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Antioch On The Orontes
Antioch (a Greek name pronounced an-tee-awkh-ee-ah) was a major city of Syria (not to be confused with Antioch in Pisidia, in Turkey), on the Orontes River, about 16 miles inland from The Mediterranean Sea and 300 miles north of Jerusalem. After the decline of the Greek Empire (see Ancient Empires - Greece), the Romans (see Ancient Empires - Rome) made Antioch the capital city of the surrounding Roman Province, after which it rose to become one of the three most important cities of the Roman empire for some time, after Rome, to the west in Europe, and Alexandria, to the southwest in Egypt. Antioch became known as "the first city of the East."
"And the disciples were called Christians first in Antioch"
Christianity took root in Antioch very early after Christ's ascension. Nicolas, a converted man from Antioch, was chosen by the apostles as one of "the seven" (see Deacon and Deaconess).
"6:3 Wherefore, brethren, look ye out among you seven men of honest report, full of The Holy Ghost [see also The Cure For The Carnal Mind] and wisdom, whom we may appoint over this business. 6:4 But we will give ourselves continually to prayer, and to the ministry of the word. 6:5 And the saying pleased the whole multitude: and they chose Stephen, a man full of faith and of the Holy Ghost, and Philip [see Philip The Evangelist], and Prochorus, and Nicanor, and Timon, and Parmenas, and Nicolas a proselyte of Antioch [see Proselytes]: 6:6 Whom they set before the apostles: and when they had prayed, they laid their hands on them." (Acts 6:3-6 KJV)
After the martyrdom [see Martyrs] of Stephen, one of the seven, the Christians of Jerusalem were widely scattered. Many found their way to Antioch which became a major Christian center; "the disciples were called Christians first in Antioch" (Acts 11:26 KJV), although the term Christian was not originally meant in a positive way (see Christianos).
"11:19 Now they which were scattered abroad upon the persecution that arose about Stephen travelled as far as Phenice, and Cyprus, and Antioch, preaching the word to none but unto the Jews only. 11:20 And some of them were men of Cyprus and Cyrene, which, when they were come to Antioch, spake unto the Grecians [see also Hellenists], preaching the Lord Jesus. 11:21 And the hand of the Lord was with them: and a great number believed, and turned unto the Lord.
It was from Antioch that Barnabas and Saul (later to be known as the apostle Paul; ironically, it was Paul's pre-conversion persecution of Christians that drove many of them to Antioch) were sent on what eventually became known as Paul's First Missionary Journey.
"13:1 Now there were in the church that was at Antioch certain Prophets and teachers; as Barnabas, and Simeon that was called Niger, and Lucius of Cyrene, and Manaen, which had been brought up with Herod the tetrarch [see Tetrarch and The Herods], and Saul. 13:2 As they ministered to the Lord, and fasted, the Holy Ghost said, Separate me Barnabas and Saul for the work whereunto I have called them. 13:3 And when they had fasted and prayed, and laid their hands on them, they sent them away. 13:4 So they, being sent forth by the Holy Ghost, departed unto Seleucia; and from thence they sailed to Cyprus." (Acts 13:1-4 KJV)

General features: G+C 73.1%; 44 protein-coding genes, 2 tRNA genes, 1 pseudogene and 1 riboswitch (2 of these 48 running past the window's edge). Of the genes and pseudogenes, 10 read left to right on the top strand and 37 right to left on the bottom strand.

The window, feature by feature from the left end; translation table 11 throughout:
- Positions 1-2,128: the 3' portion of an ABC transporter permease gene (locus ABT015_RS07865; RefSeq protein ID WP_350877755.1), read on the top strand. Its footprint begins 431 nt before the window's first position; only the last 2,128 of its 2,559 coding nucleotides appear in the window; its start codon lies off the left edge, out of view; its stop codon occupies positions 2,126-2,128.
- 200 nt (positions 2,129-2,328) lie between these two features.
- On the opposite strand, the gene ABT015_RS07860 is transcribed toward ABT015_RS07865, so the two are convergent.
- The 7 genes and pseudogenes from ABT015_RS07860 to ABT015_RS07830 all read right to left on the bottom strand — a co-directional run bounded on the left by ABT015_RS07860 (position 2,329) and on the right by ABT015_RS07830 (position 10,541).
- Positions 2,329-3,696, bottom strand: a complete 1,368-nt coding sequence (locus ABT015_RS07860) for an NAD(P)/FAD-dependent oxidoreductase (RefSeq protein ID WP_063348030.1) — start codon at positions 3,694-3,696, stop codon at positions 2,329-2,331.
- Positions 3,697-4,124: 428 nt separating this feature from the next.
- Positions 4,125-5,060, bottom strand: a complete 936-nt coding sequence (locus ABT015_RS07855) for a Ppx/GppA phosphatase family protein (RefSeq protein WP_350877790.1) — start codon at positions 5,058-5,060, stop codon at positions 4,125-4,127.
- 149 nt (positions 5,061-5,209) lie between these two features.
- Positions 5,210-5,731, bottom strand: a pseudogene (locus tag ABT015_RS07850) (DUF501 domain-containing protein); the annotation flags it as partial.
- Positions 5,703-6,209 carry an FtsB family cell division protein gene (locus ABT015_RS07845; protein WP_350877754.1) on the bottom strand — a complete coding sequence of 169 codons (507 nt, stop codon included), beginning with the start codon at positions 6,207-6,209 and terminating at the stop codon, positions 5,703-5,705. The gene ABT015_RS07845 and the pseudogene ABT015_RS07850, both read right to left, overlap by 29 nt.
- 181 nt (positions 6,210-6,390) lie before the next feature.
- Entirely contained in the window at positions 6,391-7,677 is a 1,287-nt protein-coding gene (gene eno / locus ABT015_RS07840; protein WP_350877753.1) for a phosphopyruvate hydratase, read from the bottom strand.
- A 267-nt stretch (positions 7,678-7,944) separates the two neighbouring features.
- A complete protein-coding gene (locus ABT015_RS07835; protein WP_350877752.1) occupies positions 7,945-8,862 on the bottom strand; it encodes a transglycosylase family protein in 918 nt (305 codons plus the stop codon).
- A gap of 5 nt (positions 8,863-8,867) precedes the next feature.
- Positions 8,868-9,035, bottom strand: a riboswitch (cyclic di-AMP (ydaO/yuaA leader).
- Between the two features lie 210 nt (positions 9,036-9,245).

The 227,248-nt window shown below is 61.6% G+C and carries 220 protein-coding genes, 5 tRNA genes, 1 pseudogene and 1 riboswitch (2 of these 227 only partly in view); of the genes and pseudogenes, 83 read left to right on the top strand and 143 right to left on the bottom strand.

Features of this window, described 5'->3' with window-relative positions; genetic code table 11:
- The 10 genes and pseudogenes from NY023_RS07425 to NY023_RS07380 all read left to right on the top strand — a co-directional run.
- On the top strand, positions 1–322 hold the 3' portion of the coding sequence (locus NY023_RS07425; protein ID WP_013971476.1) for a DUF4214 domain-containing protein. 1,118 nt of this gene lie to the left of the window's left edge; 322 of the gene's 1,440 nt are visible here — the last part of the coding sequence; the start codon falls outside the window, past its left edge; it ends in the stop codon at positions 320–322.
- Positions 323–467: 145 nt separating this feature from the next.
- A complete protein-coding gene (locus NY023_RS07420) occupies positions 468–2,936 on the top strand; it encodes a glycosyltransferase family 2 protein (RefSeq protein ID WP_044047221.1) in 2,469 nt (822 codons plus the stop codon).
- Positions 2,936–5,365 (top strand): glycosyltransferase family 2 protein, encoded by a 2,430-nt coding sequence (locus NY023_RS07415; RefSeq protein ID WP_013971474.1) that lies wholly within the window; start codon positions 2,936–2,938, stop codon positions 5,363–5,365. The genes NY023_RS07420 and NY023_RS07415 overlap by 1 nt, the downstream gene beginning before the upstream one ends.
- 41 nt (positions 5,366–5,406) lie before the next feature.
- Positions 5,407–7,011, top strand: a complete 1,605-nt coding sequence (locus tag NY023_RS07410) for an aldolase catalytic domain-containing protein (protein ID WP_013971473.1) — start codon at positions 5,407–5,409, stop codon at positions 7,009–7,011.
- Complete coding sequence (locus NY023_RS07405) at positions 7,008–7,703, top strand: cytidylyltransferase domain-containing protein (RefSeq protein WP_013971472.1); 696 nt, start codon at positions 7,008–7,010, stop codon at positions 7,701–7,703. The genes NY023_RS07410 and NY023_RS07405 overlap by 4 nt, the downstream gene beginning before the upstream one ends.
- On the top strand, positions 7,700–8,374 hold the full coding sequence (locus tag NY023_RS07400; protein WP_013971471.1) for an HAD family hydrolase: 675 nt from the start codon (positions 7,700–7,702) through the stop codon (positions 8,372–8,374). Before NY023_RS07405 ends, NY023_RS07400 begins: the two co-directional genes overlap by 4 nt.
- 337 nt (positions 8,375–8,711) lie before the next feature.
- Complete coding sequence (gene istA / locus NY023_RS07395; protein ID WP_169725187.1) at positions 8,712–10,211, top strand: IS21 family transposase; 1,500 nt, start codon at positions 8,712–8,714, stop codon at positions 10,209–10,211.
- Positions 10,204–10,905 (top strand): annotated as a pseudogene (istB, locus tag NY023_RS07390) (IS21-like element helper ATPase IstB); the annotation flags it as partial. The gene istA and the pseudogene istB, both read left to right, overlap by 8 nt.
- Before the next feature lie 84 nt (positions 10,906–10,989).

About two years later, Paul returned to Antioch after a successful journey for the Gospel.
"14:26 And thence sailed to Antioch, from whence they had been recommended to the grace of God for the work which they fulfilled. 14:27 And when they were come, and had gathered the church together, they rehearsed all that God had done with them, and how he had opened the door of faith unto the Gentiles. 14:28 And there they abode long time with the disciples." (Acts 14:26-28 KJV)
According to The Lord's purpose for him, Paul became The Apostle To The Gentiles. The council's famous letter to the Gentile Christians at Antioch attests to how Christianity was not merely transplanted there, but moreover grew there of itself.
"15:22 Then pleased it the apostles and elders, with the whole church, to send chosen men of their own company to Antioch with Paul and Barnabas; namely, Judas surnamed Barsabas, and Silas, chief men among the brethren: 15:23 And they wrote letters by them after this manner; The Apostles and elders and brethren send greeting unto the brethren which are of the Gentiles in Antioch and Syria and Cilicia:
As explained in the letter to the Gentiles above, while they were not subject to things that were specific to Jews, that did not mean that God's Law was "done away" (see Grace Into Licentiousness and again, What Law Was Nailed To The Cross?). When Peter, the apostle to the Jews, came to Antioch, that subject was the point of contention between Paul (see Paul's Ministry) and Peter (see Peter's Ministry).
"2:11 But when Peter was come to Antioch, I withstood him to the face, because he was to be blamed. 2:12 For before that certain came from James, he did eat with the Gentiles: but when they were come, he withdrew and separated himself, fearing them which were of the circumcision. 2:13 And the other Jews dissembled likewise with him; insomuch that Barnabas also was carried away with their dissimulation. 2:14 But when I saw that they walked not uprightly according to the truth of the gospel, I said unto Peter before them all, If thou, being a Jew, livest after the manner of Gentiles, and not as do the Jews, why compellest thou the Gentiles to live as do the Jews?" (Acts 2:11-14 KJV)
Fact Finder: In what ways were the apostles Peter and Paul very different? In what ways were they exactly the same?